Stonemouth, Paperback
4.5 out of 5 (3 ratings)


Stewart Gilmour is back in Stonemouth. After five years in exile his presence is required at the funeral of patriarch Joe Murston, and even though the last time Stu saw the Murstons he was running for his life, staying away might be even more dangerous than turning up. An estuary town north of Aberdeen, Stonemouth, with it's five mile beach, can be beautiful on a sunny day. On a bleak one it can seem to offer little more than seafog, gangsters, cheap drugs and a suspension bridge irresistible to suicides. And although there's supposed to be a temporary truce between Stewart and the town's biggest crime family, it's soon clear that only Stewart is taking this promise of peace seriously.

Before long Stu steps back into the minefield of his past to confront his guilt and all that it has lost him, uncovering ever darker stories.

Soon his homecoming takes a more lethal turn than even he had anticipated. Tough, funny, fast-paced and touching, Stonemouth cracks open adolescence, love, brotherhood and vengeance in a rite of passage novel like no other.




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Showing 1 - 3 of 3 reviews.

Review by

This captured small town Scotland perfectly and with great humour. It really entertained me.

Review by

This book should be filed on my shelves with the other romantic thrillers that I love so much (Joan Aiken The Butterfly Picnic and a few more, Mary Stewart Touch Not the Cat and a few more). It's as if Iain Banks heard my pleading for more books like this - and just tossed one off - just for me. It obviously doesn't matter that the 'I' (or eye) of the story is a young man - I get the same delicious satisfaction as the story folds and unfolds.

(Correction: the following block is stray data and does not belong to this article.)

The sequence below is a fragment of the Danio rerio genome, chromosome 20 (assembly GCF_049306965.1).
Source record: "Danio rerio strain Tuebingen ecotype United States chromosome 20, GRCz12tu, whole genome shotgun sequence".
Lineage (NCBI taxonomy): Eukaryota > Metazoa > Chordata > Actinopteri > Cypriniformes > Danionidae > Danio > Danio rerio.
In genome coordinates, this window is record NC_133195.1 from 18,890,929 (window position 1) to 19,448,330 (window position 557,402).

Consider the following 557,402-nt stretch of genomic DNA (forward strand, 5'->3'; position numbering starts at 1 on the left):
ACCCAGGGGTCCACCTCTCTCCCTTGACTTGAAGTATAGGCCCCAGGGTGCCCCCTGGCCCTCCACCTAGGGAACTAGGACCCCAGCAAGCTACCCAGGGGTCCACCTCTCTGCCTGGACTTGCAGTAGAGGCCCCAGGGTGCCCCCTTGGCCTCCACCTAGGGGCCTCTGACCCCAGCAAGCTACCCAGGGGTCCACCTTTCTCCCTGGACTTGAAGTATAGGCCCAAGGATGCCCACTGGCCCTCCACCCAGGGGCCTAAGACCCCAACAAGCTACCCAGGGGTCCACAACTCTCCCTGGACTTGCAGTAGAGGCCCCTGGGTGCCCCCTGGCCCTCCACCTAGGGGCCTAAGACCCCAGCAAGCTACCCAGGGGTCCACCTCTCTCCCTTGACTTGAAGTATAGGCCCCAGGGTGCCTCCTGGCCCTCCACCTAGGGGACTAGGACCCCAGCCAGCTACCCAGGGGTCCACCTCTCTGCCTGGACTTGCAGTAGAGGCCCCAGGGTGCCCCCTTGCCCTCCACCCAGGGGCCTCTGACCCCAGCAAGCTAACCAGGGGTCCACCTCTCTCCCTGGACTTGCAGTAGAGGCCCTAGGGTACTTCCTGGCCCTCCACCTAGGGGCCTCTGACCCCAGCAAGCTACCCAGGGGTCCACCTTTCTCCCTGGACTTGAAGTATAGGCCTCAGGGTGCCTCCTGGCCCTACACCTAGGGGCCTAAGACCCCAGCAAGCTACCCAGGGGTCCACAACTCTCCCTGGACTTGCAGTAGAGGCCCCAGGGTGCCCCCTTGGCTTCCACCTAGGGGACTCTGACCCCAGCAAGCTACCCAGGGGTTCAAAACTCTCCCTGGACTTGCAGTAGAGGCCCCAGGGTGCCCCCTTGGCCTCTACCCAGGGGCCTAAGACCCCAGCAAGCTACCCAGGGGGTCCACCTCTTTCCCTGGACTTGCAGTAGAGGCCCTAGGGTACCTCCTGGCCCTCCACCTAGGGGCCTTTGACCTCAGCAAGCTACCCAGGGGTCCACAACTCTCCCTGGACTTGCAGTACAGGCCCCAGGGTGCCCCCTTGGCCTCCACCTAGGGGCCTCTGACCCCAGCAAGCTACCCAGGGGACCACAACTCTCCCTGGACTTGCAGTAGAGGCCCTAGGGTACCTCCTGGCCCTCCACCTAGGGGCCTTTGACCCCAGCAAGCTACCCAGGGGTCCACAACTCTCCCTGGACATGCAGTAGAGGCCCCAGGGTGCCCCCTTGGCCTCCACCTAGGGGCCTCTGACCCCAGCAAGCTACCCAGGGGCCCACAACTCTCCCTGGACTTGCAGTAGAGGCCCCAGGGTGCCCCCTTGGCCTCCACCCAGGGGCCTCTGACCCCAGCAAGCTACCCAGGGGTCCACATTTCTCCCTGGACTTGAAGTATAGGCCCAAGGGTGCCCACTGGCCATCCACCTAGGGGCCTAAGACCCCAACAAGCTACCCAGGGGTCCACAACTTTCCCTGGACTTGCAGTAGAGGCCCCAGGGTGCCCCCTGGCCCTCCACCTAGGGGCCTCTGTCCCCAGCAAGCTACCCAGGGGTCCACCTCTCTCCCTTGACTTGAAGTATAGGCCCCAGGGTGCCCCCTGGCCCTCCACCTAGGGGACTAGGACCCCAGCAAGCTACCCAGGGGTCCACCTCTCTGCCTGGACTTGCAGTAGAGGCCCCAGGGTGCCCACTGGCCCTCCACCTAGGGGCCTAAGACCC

Review by

This is one of the best Iain Banks novels I've read. It's on a par with The Crow Road for plot and character realisation. Banks is very good at creating flawed but likeable characters. As with many of Banks' leading men, Stewart is a bit of an idiot, but not an annoying idiot. He's just human. The rest of the cast of characters could easily have been ciphers but Banks imbues them with enough humanity to make them matter as people as well as tools to move the plot along. The story itself is funny and sad and tragic and scary, set in a remote Scottish town run by rival criminal families who maintain a veneer of civility while using murder and violence as a means to control the population when their power is threatened. Stewart has had to leave town for a stupid mistake that offended one of the families and is now returning 5 years later for a funeral. He has to negotiate the politics of the town as though he's in a mediaeval court. As the book progresses, we find out what it is that Stewart did, and who else was involved. It's an ancient story that could have been a Greek tragedy or a play by Shakespeare but instead spans the first two decades of this century.

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